Bogle Vineyards 2011 California Old Vine Zinfandel ($11), our Wine of the Week, is big, bold and intense, with a focused concentration of black fruit and swirls of vanilla, juniper berries, toast and topsoil mixed with brambles. Rich raspberry flavors -#8212; think raspberry jam -#8212; and sweet spices use this foundation like an acrobat uses a trampoline, with exuberance and buoyancy. These flavors, you could say, have lift.

The wine is affordable, approachable and sophisticated, all at the same time. At $11, it is a real bargain.

This zinfandel is an easy companion with pizza, spaghetti and meatballs, sausage and polenta, hamburgers, roasted root vegetables and mushroom-bacon ragout. The layers of spice, especially the juniper berries, also make it a lovely companion to venison stew, wild boar sausage and wild duck.

For today's recipe, I'm inspired by our cold nights and by a traditional Shepherd's Pie I enjoyed at a dear friend's Christmas celebration. This version is closer to the English version than that one, as it calls for ground lamb instead of ground beef. Ground duck works, well, too. If you use ground beef, try to make it grass-fed.

<strong>English-style Shepherd's Pie</strong>

<em> Makes 4 to 6 servings</em>

3 large potatoes, such as German Butterball, peeled and diced

-#8212;Kosher salt

4 tablespoons butter, plus more to taste

1/2 cup half-and-half, plus more as needed

3 tablespoons olive oil

1 large yellow onion, cut into small dice

2 to 3 carrots, peeled and cut into small dice

2 to 3 parsnips, peeled and cut into small dice

3 to 4 garlic cloves, minced

-#8212; Pinch or two of ground cinnamon

1 and 1/2 pounds ground lamb

-#8212; Black pepper in a mill

1 and 1/2 cups chicken stock, duck stock or beef stock

1 tablespoon double-concentrated tomato paste

2 tablespoons chopped fresh Italian parsley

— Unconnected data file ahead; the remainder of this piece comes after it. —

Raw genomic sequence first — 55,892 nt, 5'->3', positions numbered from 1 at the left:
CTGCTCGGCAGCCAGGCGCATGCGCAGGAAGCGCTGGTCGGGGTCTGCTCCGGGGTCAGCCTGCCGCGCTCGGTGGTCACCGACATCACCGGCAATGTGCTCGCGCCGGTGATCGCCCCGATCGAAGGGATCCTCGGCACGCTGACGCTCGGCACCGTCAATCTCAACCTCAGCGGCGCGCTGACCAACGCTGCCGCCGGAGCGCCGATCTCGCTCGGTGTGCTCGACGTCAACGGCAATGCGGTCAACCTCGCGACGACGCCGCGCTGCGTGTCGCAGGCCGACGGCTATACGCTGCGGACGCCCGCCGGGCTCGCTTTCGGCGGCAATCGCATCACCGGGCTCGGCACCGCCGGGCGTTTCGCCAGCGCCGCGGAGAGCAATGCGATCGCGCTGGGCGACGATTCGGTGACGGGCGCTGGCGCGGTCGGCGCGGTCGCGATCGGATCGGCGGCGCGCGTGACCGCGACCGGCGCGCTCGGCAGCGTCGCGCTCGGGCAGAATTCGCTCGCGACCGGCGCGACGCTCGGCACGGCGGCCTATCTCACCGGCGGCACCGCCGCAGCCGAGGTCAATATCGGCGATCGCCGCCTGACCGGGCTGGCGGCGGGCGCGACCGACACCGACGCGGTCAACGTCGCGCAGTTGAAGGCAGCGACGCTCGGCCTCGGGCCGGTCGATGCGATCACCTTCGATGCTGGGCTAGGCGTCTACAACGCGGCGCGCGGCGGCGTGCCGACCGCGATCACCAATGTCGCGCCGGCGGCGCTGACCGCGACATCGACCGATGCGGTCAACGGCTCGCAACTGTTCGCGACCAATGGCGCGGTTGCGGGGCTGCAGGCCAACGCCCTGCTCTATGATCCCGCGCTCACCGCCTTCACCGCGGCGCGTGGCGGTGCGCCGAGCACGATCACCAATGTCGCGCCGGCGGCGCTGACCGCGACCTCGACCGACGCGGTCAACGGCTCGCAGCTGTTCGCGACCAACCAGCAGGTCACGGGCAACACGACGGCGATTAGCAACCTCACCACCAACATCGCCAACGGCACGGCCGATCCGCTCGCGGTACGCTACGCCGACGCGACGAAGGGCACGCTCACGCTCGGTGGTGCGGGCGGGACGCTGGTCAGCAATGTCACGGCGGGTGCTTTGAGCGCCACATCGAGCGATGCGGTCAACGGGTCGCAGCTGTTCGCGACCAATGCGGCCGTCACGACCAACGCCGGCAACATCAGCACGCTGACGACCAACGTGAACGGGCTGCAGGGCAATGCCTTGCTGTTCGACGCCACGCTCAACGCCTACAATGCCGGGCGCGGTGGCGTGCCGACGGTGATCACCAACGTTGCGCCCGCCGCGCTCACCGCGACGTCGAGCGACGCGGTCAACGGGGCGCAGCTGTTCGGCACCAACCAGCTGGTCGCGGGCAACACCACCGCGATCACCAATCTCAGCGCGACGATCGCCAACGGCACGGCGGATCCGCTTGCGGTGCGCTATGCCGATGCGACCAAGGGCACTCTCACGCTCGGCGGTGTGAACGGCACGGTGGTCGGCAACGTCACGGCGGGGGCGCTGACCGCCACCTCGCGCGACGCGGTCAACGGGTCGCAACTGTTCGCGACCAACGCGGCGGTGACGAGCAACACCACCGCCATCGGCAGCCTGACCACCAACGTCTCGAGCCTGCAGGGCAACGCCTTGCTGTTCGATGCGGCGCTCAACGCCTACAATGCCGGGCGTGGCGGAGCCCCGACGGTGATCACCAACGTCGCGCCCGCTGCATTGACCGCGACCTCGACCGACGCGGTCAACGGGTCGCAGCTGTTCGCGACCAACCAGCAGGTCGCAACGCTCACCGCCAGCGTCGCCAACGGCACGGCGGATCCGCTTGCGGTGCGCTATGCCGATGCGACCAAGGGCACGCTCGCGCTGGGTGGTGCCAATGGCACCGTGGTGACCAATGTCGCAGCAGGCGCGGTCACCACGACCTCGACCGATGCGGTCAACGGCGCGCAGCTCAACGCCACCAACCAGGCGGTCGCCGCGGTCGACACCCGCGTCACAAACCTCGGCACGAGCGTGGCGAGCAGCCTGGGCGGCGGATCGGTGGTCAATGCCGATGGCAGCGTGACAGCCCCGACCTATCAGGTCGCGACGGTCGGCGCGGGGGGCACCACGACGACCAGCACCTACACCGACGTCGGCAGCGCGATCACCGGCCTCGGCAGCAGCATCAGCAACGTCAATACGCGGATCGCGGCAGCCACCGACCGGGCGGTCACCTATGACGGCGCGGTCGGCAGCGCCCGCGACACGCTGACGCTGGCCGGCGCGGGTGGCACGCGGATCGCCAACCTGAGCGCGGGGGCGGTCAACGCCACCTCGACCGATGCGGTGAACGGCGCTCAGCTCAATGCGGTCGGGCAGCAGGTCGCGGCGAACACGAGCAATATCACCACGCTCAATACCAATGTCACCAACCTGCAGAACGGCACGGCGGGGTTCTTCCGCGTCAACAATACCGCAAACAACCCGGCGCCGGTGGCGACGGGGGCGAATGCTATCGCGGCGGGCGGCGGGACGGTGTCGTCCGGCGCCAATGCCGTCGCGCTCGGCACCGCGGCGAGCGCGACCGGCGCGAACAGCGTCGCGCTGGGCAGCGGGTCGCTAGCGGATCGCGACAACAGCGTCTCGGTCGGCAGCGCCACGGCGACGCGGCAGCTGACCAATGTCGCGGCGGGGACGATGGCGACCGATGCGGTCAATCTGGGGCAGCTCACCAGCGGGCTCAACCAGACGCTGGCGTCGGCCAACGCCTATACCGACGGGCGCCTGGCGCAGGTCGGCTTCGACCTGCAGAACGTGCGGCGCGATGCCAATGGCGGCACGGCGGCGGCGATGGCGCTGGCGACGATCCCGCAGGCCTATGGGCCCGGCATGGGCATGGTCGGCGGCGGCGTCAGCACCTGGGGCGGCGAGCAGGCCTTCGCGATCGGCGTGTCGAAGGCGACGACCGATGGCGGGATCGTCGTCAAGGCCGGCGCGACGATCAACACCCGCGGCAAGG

6 to 8 ounces grated Cheddar cheese

Put the potatoes into a medium saucepan, season generously with salt, cover with water by 2 inches and bring to a boil over high heat. Reduce the heat and simmer gently until the potatoes are tender, about 15 minutes; skim off any foam that forms as the potatoes cook. When the potatoes are tender, drain them thoroughly and return the pan to the heat for a few minutes to evaporate excess water; do not let them burn. Add the butter and the half-and-half, cover and keep hot.

Meanwhile, pour the olive oil into a large saut?pan set over medium-low heat, add the onion and saut?until soft and fragrant, about 12 to 15 minutes. Add the carrots and parsnips and saut?until they begin to soften, about 10 minutes more. Stir frequently and do not let the vegetables brown. Add the garlic, saut?2 minutes more, season with salt and stir in the cinnamon.

Add the lamb and use a fork to break it up as it cooks. Season with several turns of black pepper, add the stock and tomato paste and simmer until the stock is reduced by half. Add the parsley, taste and correct for salt and pepper. Set aside.

Preheat the oven to 325 degrees.

Use a potato masher or a fork to mash the potatoes and mix in the butter and half-and-half. Taste and add more butter and more cream to taste and season with salt.

Tip the meat mixture into an oven-proof baking dish about 9 inches square and 3 inches deep. Spread the mashed potatoes over the meat and top with the cheese.

Bake for 20 to 25 minutes, or until hot, bubbly and lightly browned on top.

Remove from the oven and let rest 5 to 10 minutes before serving.

<em>Michele Anna Jordan hosts "Mouthful" each Sunday at 7 p.m. on KRCB 90.9 -amp; 91.1 FM. E-mail Jordan at michele@micheleannajordan.com. You'll find her blog, "Eat This Now," at pantry.blogs.pressdemocrat.com.</em>